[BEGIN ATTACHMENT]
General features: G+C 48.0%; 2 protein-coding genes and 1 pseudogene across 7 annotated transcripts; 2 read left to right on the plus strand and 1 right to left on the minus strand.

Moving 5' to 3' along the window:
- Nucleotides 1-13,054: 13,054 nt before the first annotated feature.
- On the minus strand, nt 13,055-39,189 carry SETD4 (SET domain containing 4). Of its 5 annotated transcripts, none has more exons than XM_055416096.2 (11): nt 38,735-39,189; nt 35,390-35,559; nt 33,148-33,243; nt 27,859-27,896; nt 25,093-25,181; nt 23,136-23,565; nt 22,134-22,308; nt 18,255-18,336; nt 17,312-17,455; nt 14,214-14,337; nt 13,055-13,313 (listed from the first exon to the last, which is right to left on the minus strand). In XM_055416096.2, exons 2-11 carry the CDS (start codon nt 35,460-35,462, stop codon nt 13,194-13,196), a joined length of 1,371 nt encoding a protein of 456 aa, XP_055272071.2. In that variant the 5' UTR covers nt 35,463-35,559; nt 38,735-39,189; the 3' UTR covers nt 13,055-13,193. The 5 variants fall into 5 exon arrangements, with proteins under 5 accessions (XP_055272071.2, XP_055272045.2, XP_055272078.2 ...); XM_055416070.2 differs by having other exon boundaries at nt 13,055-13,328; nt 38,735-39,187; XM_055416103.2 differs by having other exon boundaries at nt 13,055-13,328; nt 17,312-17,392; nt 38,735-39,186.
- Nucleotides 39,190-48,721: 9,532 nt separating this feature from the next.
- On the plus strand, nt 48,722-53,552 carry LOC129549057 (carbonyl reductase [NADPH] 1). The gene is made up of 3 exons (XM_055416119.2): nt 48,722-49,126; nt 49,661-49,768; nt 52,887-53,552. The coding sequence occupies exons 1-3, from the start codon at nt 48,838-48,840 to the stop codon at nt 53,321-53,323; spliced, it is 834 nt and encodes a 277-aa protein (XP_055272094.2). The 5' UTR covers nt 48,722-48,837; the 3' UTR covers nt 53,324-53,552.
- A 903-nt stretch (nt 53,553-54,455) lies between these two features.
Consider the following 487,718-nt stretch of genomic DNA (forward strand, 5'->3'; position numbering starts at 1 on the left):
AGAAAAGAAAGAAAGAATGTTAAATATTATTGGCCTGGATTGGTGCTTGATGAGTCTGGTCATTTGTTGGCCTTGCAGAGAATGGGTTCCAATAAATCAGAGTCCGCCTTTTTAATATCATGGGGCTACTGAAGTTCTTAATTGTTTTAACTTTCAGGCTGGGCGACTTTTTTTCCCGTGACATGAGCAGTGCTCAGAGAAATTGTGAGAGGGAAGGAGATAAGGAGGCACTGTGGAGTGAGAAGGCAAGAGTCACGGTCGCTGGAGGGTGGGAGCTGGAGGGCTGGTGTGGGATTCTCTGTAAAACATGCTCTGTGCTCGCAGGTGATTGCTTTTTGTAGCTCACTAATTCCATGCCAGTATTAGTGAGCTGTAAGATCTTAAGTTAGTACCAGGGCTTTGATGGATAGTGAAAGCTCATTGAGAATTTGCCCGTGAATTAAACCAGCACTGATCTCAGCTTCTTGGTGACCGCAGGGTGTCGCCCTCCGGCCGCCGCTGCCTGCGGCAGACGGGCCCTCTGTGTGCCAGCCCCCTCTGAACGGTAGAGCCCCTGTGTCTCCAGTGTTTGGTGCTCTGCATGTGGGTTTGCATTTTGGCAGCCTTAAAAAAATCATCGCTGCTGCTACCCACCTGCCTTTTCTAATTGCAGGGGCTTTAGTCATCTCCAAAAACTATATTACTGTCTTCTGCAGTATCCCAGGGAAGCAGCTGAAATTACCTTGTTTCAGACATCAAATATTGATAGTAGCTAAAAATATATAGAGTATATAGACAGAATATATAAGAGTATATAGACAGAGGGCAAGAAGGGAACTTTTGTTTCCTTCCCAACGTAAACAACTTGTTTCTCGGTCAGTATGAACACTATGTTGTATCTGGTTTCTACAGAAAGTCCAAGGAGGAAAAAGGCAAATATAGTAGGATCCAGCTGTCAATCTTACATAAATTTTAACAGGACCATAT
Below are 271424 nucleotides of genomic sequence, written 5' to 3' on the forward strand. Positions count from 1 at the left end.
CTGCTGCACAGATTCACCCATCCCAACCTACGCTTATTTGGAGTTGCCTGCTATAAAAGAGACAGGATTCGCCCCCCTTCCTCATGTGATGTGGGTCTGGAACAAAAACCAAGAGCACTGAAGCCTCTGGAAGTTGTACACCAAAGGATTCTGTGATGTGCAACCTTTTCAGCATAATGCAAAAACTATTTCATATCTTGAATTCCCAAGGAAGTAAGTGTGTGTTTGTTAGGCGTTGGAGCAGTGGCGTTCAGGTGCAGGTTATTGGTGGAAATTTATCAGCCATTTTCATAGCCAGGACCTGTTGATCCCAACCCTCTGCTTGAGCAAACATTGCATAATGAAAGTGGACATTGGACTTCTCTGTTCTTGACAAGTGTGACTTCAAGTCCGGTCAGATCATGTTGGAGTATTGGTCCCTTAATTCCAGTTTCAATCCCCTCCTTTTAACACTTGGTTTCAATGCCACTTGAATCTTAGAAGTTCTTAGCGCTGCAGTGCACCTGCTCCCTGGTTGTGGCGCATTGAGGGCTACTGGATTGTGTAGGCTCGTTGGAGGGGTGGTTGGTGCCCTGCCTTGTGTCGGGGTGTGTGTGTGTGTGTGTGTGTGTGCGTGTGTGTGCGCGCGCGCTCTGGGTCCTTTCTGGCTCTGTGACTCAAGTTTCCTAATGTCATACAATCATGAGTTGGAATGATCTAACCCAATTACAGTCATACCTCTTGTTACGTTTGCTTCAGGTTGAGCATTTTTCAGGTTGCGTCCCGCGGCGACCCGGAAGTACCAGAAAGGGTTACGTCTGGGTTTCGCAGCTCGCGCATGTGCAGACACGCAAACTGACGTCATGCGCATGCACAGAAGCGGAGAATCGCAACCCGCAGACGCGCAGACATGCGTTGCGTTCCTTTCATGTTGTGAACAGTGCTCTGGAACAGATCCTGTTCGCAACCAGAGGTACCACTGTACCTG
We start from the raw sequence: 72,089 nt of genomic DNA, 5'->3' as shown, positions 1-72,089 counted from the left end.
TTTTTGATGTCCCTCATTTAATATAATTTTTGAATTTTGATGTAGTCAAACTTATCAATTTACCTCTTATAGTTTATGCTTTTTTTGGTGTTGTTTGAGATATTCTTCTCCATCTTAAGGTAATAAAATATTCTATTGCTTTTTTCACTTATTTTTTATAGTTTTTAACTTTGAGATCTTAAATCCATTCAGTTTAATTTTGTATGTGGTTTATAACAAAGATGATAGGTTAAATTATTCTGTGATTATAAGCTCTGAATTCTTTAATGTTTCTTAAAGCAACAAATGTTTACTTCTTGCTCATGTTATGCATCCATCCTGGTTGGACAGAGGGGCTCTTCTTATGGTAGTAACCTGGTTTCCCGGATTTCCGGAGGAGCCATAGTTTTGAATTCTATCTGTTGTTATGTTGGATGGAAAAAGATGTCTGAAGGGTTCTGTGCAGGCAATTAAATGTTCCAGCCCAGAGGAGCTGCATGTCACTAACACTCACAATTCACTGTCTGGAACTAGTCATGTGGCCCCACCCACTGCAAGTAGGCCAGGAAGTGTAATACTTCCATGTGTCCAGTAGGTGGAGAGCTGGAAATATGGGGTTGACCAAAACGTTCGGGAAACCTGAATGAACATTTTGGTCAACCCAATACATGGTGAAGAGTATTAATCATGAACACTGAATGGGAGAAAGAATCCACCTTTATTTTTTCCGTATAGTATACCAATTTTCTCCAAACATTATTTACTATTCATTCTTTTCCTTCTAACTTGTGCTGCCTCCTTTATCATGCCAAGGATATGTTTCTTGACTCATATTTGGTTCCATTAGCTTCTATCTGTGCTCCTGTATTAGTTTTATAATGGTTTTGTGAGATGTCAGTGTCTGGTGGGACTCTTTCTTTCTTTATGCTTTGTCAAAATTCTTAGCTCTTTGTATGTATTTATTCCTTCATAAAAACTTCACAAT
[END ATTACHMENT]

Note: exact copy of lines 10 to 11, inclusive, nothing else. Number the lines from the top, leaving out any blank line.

Below are 271424 nucleotides of genomic sequence, written 5' to 3' on the forward strand. Positions count from 1 at the left end.
CTGCTGCACAGATTCACCCATCCCAACCTACGCTTATTTGGAGTTGCCTGCTATAAAAGAGACAGGATTCGCCCCCCTTCCTCATGTGATGTGGGTCTGGAACAAAAACCAAGAGCACTGAAGCCTCTGGAAGTTGTACACCAAAGGATTCTGTGATGTGCAACCTTTTCAGCATAATGCAAAAACTATTTCATATCTTGAATTCCCAAGGAAGTAAGTGTGTGTTTGTTAGGCGTTGGAGCAGTGGCGTTCAGGTGCAGGTTATTGGTGGAAATTTATCAGCCATTTTCATAGCCAGGACCTGTTGATCCCAACCCTCTGCTTGAGCAAACATTGCATAATGAAAGTGGACATTGGACTTCTCTGTTCTTGACAAGTGTGACTTCAAGTCCGGTCAGATCATGTTGGAGTATTGGTCCCTTAATTCCAGTTTCAATCCCCTCCTTTTAACACTTGGTTTCAATGCCACTTGAATCTTAGAAGTTCTTAGCGCTGCAGTGCACCTGCTCCCTGGTTGTGGCGCATTGAGGGCTACTGGATTGTGTAGGCTCGTTGGAGGGGTGGTTGGTGCCCTGCCTTGTGTCGGGGTGTGTGTGTGTGTGTGTGTGTGTGCGTGTGTGTGCGCGCGCGCTCTGGGTCCTTTCTGGCTCTGTGACTCAAGTTTCCTAATGTCATACAATCATGAGTTGGAATGATCTAACCCAATTACAGTCATACCTCTTGTTACGTTTGCTTCAGGTTGAGCATTTTTCAGGTTGCGTCCCGCGGCGACCCGGAAGTACCAGAAAGGGTTACGTCTGGGTTTCGCAGCTCGCGCATGTGCAGACACGCAAACTGACGTCATGCGCATGCACAGAAGCGGAGAATCGCAACCCGCAGACGCGCAGACATGCGTTGCGTTCCTTTCATGTTGTGAACAGTGCTCTGGAACAGATCCTGTTCGCAACCAGAGGTACCACTGTACCTG